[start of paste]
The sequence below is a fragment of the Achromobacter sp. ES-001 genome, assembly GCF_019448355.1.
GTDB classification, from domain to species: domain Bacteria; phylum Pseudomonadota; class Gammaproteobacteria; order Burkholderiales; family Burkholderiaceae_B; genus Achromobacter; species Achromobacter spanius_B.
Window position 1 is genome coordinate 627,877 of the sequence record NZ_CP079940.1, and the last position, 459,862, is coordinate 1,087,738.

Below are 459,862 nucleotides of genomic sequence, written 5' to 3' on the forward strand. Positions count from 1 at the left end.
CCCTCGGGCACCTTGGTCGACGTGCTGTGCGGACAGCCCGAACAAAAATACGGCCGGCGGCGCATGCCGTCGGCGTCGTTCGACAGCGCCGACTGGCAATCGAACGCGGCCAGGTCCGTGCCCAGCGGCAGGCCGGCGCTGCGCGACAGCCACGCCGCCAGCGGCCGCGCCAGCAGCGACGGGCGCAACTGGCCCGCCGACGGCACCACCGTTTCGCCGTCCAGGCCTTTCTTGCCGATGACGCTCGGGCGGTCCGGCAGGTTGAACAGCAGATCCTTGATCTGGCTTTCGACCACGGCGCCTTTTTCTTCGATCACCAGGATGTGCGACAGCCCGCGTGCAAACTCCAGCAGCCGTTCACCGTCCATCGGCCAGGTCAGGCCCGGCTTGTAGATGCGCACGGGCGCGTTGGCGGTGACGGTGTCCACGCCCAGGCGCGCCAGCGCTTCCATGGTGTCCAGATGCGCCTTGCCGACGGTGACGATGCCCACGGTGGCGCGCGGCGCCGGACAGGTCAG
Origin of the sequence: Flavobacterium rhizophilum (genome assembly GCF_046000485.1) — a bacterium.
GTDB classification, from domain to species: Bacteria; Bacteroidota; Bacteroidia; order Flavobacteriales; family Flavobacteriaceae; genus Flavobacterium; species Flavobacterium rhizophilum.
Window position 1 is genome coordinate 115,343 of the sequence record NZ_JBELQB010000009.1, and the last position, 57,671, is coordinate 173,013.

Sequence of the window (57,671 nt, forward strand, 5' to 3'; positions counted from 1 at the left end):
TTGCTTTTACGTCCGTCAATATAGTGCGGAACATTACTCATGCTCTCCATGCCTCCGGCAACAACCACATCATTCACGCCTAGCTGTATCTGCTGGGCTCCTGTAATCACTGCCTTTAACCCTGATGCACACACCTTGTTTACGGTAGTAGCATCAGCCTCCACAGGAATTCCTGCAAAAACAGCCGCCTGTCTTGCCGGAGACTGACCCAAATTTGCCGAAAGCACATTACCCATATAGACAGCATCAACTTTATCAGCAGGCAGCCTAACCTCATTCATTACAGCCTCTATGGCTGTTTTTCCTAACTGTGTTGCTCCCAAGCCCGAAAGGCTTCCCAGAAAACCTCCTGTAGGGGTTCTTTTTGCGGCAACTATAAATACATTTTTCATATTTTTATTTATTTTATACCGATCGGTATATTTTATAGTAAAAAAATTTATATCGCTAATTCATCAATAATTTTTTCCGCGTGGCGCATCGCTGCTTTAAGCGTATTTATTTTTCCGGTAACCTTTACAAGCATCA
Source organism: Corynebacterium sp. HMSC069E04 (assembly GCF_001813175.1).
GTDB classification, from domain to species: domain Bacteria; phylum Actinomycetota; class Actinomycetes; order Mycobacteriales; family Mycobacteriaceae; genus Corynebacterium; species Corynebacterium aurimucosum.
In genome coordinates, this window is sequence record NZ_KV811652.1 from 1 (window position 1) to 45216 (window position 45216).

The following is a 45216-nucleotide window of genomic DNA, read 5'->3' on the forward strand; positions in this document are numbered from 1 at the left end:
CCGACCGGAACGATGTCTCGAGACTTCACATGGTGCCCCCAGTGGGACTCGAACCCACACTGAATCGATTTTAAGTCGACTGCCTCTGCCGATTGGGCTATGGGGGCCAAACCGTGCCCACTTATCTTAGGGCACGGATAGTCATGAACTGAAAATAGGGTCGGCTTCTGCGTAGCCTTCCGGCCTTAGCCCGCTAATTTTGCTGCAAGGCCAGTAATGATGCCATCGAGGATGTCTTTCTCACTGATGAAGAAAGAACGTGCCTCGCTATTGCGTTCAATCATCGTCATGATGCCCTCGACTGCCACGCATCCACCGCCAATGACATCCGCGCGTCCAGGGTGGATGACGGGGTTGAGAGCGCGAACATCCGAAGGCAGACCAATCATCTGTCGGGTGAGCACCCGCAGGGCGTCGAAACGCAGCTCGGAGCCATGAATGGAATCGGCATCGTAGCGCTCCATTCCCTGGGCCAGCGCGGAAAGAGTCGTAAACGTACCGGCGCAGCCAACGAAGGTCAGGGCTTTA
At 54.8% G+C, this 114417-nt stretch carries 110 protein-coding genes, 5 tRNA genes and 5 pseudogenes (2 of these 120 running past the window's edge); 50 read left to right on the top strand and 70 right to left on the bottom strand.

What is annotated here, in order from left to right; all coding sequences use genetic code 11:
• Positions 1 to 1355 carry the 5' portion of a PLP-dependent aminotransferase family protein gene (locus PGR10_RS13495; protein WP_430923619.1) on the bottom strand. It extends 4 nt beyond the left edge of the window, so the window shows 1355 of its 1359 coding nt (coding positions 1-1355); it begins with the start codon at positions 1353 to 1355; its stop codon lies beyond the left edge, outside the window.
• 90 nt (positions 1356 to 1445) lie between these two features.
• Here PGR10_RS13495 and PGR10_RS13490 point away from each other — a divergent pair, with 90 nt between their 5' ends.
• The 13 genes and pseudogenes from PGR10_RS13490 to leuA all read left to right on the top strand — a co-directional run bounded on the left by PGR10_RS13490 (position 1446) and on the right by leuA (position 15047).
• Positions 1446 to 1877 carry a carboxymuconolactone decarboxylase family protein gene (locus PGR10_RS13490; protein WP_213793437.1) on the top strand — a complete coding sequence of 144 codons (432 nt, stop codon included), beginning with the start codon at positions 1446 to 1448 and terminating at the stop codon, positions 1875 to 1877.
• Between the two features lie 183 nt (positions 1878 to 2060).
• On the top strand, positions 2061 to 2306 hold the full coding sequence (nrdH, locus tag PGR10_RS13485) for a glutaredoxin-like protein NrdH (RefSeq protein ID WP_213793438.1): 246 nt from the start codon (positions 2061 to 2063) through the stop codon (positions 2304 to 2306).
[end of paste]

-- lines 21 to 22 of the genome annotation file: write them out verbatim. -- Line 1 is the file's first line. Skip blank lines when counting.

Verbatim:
• The 13 genes and pseudogenes from PGR10_RS13490 to leuA all read left to right on the top strand — a co-directional run bounded on the left by PGR10_RS13490 (position 1446) and on the right by leuA (position 15047).
• Positions 1446 to 1877 carry a carboxymuconolactone decarboxylase family protein gene (locus PGR10_RS13490; protein WP_213793437.1) on the top strand — a complete coding sequence of 144 codons (432 nt, stop codon included), beginning with the start codon at positions 1446 to 1448 and terminating at the stop codon, positions 1875 to 1877.